As described so far, it would be possible to follow a user’s path by linking a series of VPs adjacent in space and time. To protect against this, each vehicle also uploads a number of guard (fake) VPs.

Suppose that a vehicle V accepts digests from m other vehicles during its VP window. For a configurable percentage α of these (the study uses α = 0.5), V creates guard VPs with a trajectory starting at the other vehicles initial location (as recorded in the view digest), and ending at its own (V’s) location. This can be seen visually in the following figure.

There are readily available on/offline tools that instantly return a driving route between two points on a road map. In this work, we use the Google Directions API for this purpose. In an effort to make guard VPs indistinguishable from actual VPs, we arrange their VDs variable spaced (within the predefined margin) along the given route.

Notice therefore that privacy depends on sufficiently wide adoption of the system. Using a simulation with n = 50 to 200 vehicles travelling in a 4km2 area, the authors studied the uncertainty in a vehicles position over time, measured as location entropy in bits (i.e., 8 bits of entropy means a 1 in 256 chance of guessing the true location). In the lowest density case of 50 vehicles, 3 bits of entropy (1 in 8 chance) are arrived at within 10 minutes of driving.

(The markers seem to be messed up in the figure above and the one following, but it’s enough to get the idea…)

The following figure looks at the success of a tracker in determining the true location over time (as compared to a ground truth made available for the simulation).

We see that, in the sparse case of n = 50, the tracking success ratio decreases to 0.2 before ten minutes and further drops below 0.1 before fifteen minutes. In the case without guard VPs, on the other hand, the tracking success ratio still remains above 0.9 even after twenty minutes. This result shows: (i) the privacy risk from anonymous location data in its raw form; and (ii) the privacy protection via guard VPs in the VP database.

Collecting video evidence

To gather video evidence of an incident, the system builds a series of view maps, one for each one-minute period of interest. The ViewMap system is designed to protect against attackers gaming the system by uploading fake VPs for various purposes, thus we need to establish trust in the view map. Trust is anchored in special trusted VPs. These come from authorities such as police cars.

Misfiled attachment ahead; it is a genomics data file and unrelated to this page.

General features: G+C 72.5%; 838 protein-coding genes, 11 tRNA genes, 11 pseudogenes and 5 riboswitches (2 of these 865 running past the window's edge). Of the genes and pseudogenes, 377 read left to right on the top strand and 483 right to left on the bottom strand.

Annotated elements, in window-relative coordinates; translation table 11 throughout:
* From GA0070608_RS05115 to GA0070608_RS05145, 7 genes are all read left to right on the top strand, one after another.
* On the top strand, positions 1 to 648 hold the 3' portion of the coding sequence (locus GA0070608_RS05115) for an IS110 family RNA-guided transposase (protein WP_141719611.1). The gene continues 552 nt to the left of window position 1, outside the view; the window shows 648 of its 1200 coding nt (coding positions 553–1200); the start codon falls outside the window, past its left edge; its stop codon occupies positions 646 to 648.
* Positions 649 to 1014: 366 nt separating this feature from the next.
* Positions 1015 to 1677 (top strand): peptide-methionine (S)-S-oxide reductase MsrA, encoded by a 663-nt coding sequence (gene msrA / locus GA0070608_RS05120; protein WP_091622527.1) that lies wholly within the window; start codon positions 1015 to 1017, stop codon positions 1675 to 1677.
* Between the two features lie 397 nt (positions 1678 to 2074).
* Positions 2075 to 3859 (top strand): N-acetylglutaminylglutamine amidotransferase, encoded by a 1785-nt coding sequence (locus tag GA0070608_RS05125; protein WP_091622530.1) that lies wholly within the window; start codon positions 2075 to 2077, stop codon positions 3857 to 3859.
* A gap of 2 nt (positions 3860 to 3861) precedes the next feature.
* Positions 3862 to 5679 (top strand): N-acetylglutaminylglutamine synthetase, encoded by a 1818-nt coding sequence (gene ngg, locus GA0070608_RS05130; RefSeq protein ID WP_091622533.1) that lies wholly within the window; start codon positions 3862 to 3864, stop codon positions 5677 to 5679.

Building a view map for a given location starts by finding the nearest trusted VP. We then have to build a chain of trust from that VP to the actual location of interest, each link in the chain is called a viewlink.

To start off with, we gather all VPs whose claimed locations at the time of interest are within the geographical area between the anchor trusted VP and the target location. For each member of this set, we find neighbour candidates with time-aligned locations within the radius of the DSRC radios. These candidates are filtered using Bloom filter membership queries to make sure they really did communicate in that time window. Edges (viewlinks) are then created to the filtered candidates. These edges signify that the two connected VPs are line-of-sight neighbours at some point in their timelines.

Given the graph formed by the above process, we’re now in a position to weed out fake VPs using a variation of the TrustRank algorithm originally developed to output a probability distribution of a person arriving at a given web page after randomly clicking on links from a given seed page.

To exploit the linkage structure of viewmaps, we adopt the TrustRank algorithm tailored for our viewmap. In our case, a trusted VP (as a trust seed) has an initial probability (called trust scores) of 1, and distributes its score to neighbor VPs divided equally among all adjacent ‘undirected’ edges (unlike out-bound links in the web model). Iterations of this process propagate the trust scores over all the VPs in a viewmap via its linkage structure.

Once legitimate VPs near a given incident have been identified, the system solicits the videos. This is done by posting ‘request for video’ announcements in a well-known place which users check. If a user has a matching video, they can upload it anonymously. (ViewMap includes an anonymous reward mechanism to encourage this behaviour – see section 5.3 in the paper for details). The uploaded video can be validated via cascading hash operations against the system-owned (anchor of trust) VP, and then reviewed by human investigators.

In a controlled experiment, various locations are selected where vehicles are either in line-of-sight (LOS),non-line-of-sight (NLOS), or mixed locations:

It can be seen from the results below that creating view link edges in the graph does indeed correspond highly with line-of-sight situations and with at least one of the two vehicles involved appearing in the other’s video.